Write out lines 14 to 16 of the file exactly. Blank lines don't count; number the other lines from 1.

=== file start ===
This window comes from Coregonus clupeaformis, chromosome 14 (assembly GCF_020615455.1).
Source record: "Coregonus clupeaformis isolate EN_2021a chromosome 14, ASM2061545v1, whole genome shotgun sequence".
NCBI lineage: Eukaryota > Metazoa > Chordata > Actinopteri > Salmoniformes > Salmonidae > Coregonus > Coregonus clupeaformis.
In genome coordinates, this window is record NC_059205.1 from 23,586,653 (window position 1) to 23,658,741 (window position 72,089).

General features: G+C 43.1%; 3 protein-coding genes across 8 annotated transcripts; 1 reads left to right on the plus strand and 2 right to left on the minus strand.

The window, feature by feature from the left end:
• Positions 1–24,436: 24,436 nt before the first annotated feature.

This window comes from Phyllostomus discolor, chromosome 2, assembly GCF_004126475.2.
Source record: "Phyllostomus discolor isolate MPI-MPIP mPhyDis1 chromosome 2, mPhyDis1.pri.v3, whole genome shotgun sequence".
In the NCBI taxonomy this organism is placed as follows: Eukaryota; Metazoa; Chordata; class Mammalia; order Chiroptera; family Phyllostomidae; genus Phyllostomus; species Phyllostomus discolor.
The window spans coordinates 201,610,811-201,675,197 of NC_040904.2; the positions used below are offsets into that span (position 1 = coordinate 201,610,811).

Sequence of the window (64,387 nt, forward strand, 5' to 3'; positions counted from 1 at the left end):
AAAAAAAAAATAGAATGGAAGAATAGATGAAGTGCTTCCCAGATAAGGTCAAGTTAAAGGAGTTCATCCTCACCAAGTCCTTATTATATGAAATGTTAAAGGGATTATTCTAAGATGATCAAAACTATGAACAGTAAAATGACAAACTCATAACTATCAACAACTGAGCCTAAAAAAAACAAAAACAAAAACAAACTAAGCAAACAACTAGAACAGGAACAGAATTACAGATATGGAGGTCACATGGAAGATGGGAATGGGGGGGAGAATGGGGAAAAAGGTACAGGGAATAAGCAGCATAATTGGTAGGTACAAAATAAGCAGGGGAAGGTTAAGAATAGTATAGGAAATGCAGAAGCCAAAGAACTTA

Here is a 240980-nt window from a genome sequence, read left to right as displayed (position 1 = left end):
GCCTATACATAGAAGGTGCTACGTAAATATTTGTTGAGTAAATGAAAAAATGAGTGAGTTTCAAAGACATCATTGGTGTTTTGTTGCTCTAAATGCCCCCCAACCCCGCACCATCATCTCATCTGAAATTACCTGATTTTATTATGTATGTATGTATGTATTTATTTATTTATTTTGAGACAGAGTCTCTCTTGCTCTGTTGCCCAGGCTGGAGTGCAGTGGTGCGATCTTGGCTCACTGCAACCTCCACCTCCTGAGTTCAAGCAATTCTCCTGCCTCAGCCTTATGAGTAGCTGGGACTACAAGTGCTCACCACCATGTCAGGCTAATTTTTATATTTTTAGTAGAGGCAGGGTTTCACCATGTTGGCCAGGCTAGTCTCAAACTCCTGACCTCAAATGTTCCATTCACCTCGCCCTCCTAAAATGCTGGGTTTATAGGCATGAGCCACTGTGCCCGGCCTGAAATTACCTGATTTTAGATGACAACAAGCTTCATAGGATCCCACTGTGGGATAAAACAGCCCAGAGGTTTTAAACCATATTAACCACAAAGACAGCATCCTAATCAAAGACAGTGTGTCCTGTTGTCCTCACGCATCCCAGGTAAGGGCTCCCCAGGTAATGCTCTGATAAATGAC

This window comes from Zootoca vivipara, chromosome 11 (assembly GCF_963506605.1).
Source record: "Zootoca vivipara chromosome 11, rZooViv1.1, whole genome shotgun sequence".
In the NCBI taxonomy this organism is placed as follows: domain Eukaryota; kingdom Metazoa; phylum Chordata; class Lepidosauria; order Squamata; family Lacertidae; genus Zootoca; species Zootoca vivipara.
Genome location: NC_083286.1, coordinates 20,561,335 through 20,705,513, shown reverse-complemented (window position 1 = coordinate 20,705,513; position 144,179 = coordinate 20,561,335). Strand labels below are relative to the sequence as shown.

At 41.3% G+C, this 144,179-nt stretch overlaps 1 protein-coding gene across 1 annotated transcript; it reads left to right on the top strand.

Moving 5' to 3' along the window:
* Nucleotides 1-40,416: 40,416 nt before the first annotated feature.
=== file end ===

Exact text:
Here is a 240980-nt window from a genome sequence, read left to right as displayed (position 1 = left end):
GCCTATACATAGAAGGTGCTACGTAAATATTTGTTGAGTAAATGAAAAAATGAGTGAGTTTCAAAGACATCATTGGTGTTTTGTTGCTCTAAATGCCCCCCAACCCCGCACCATCATCTCATCTGAAATTACCTGATTTTATTATGTATGTATGTATGTATTTATTTATTTATTTTGAGACAGAGTCTCTCTTGCTCTGTTGCCCAGGCTGGAGTGCAGTGGTGCGATCTTGGCTCACTGCAACCTCCACCTCCTGAGTTCAAGCAATTCTCCTGCCTCAGCCTTATGAGTAGCTGGGACTACAAGTGCTCACCACCATGTCAGGCTAATTTTTATATTTTTAGTAGAGGCAGGGTTTCACCATGTTGGCCAGGCTAGTCTCAAACTCCTGACCTCAAATGTTCCATTCACCTCGCCCTCCTAAAATGCTGGGTTTATAGGCATGAGCCACTGTGCCCGGCCTGAAATTACCTGATTTTAGATGACAACAAGCTTCATAGGATCCCACTGTGGGATAAAACAGCCCAGAGGTTTTAAACCATATTAACCACAAAGACAGCATCCTAATCAAAGACAGTGTGTCCTGTTGTCCTCACGCATCCCAGGTAAGGGCTCCCCAGGTAATGCTCTGATAAATGAC

This window comes from Zootoca vivipara, chromosome 11 (assembly GCF_963506605.1).